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Screen-Life Balance

Apr 22, 2020

Screen-Life Balance
By Tabitha Hochscheid, Hochscheid & Associates LLC
Health and Well Being Committee Chair 

One essential element of most of our days is technology. Before COVID-19, we could balance hours in front of our PC at the office with downtime at home. Now, we need technology to stay connected. It has become essential to maintain relationships and our financial well-being.  

Staying connected to others via the use of our phones, PCs and tablets is critical as we struggle to be productive at home, appearing in court via apps and interfacing with our employees, family, friends and colleagues. For those homeschooling their children, we must manage screen time for online-based education resources against the established time limits on devices. We’re trying to achieve a healthy middle ground.

In many ways, our lives are being maintained and we are surviving a global pandemic because we have technological resources to hold meetings and to help educate our children. But all this access comes at a cost. How much screen time is healthy? What are some strategies to use it wisely, especially for our children? Given that much childhood anxiety is based upon the use or misuse of social media, it’s important to set and enforce limitations on their use.

Take the Smartphone Compulsion Test to see if you might have an issue with healthy screen-life balance. Of course, I scored in the high range. Considering the current crisis, my screen usage has definitely increased. I think we have all been on our devices a little more than is healthy since March 1. 

Some psychological symptoms of overuse of our devices include:

·         A need to use the device more and more often in order to achieve the same desired effect.

·         Persistent failed attempts to use the device less often.

·         Preoccupation with device use.

·         Turns to the device when experiencing unwanted feelings such as anxiety or depression.

·         Excessive use characterized by loss of sense of time.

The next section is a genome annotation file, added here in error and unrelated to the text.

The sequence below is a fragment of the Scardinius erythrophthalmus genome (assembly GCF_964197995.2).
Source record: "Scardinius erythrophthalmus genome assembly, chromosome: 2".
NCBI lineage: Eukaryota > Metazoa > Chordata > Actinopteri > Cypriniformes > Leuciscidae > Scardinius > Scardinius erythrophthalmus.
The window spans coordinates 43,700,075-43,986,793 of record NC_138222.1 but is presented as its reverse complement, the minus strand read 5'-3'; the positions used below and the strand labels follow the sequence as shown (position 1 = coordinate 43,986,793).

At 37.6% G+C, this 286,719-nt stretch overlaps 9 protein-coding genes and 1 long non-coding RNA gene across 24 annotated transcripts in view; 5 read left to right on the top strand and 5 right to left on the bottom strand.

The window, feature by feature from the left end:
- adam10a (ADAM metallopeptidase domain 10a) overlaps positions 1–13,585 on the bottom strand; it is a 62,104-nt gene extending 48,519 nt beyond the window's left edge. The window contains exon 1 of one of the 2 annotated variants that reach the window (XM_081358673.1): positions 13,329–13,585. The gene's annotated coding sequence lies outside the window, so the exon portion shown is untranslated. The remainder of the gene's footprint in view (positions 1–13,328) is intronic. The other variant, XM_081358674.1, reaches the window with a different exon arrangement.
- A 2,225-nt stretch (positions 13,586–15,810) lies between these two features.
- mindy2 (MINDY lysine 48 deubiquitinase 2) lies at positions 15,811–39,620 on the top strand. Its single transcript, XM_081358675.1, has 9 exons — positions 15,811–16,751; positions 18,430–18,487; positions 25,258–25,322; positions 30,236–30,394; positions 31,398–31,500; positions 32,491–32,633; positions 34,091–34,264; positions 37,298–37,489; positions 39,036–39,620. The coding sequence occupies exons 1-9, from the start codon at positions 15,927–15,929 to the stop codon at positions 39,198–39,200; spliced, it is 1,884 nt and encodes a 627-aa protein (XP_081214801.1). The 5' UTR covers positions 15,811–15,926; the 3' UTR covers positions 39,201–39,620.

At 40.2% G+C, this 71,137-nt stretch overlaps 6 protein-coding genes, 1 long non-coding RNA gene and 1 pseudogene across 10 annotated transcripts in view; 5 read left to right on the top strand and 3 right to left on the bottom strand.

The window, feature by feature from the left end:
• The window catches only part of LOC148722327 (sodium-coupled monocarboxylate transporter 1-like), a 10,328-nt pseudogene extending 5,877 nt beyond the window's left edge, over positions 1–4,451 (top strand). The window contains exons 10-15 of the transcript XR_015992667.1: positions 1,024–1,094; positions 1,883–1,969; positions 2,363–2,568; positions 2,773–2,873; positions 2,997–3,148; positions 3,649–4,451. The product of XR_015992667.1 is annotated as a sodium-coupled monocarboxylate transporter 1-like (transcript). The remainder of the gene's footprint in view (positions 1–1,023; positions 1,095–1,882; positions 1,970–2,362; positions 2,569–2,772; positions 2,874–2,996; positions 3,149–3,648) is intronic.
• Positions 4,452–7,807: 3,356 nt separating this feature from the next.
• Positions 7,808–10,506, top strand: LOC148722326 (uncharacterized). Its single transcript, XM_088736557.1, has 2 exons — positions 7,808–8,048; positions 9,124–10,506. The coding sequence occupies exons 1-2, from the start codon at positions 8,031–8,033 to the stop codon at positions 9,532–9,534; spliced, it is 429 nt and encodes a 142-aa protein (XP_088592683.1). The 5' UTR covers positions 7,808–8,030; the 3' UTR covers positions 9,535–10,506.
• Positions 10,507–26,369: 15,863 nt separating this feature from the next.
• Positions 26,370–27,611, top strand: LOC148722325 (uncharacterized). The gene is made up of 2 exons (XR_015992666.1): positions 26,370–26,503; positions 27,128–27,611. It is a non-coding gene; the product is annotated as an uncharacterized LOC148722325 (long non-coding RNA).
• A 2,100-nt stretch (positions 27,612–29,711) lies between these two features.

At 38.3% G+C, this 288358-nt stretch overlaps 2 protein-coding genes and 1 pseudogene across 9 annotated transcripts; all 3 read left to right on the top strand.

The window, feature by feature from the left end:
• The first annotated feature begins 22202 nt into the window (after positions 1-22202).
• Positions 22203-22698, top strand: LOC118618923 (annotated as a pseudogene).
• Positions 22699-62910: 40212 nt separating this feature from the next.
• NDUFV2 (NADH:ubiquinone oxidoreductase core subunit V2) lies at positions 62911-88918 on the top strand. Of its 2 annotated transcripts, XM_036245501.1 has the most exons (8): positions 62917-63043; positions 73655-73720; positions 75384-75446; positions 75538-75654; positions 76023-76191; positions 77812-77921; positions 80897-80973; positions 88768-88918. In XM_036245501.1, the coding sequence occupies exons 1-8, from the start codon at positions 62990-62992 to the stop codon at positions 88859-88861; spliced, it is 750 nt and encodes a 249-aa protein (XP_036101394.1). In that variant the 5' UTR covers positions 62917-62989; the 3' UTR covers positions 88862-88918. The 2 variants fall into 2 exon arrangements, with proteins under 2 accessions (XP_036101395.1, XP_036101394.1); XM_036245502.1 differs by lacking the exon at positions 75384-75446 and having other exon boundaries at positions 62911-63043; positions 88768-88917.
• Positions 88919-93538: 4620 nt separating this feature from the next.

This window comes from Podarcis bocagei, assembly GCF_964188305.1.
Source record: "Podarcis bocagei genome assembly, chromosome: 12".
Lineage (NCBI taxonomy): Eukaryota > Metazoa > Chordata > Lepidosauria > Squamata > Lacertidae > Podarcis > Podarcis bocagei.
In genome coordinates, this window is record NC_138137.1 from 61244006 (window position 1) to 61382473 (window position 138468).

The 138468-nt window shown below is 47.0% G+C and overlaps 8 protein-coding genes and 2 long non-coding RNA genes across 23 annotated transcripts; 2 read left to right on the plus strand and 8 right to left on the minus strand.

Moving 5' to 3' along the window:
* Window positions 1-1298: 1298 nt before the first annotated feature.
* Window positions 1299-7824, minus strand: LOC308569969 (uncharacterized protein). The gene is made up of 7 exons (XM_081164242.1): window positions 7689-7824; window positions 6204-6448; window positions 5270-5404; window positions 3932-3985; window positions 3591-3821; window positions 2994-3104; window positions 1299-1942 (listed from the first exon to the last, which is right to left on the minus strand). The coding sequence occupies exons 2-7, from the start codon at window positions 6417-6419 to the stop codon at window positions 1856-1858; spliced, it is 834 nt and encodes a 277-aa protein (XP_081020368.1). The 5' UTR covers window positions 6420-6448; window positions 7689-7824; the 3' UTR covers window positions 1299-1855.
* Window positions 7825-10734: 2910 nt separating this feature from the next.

·         Has put a relationship or job at risk due to excessive device use.

·         Need for newest cell phone, device, more applications, or increased use.

·         Withdrawal, when cell phone or network is unreachable: Anger, Tension, Depression, Irritability.

If you find yourself or your children having any of these symptoms, perhaps it is time to curb your use of technology. If your phone is affecting your memory, creativity, productivity, attention span, relationships, and sleep, you may want to decrease its use. I personally think that exposure to news online and to social media can increase the anxiety I feel about current events.

Last week, I began rationing my phone use. I attempted to ration my news exposure to twice a day for 10 minutes. I set a similar limit with my social media time: 10 minutes, two or three times a day. I started noticing when using my phone made me feel anxious and I put the phone down. Yet, I was still on my phone more than I should be.

It has long been my practice to not check emails after 6 p.m. at night. I often turn off the notifications on my phone including the ringer while working. These habits were renewed. Finally, I added a meditation app and a podcast app both of which help me stay off the news and social media apps on my phone.

This week I decided to get some expert support from Catherine Price, the author of “How to Break Up with Your Phone”. She also runs a website called Screen/Life Balance, where you can sign up for a 7-Day Phone Breakup Challenge, free survival kits to assist with device-free dinners and 24-hour tech breaks, or join the Quarantine Challenge. Today, I got my first email in the 7-Day Breakup Challenge. Wish me luck.

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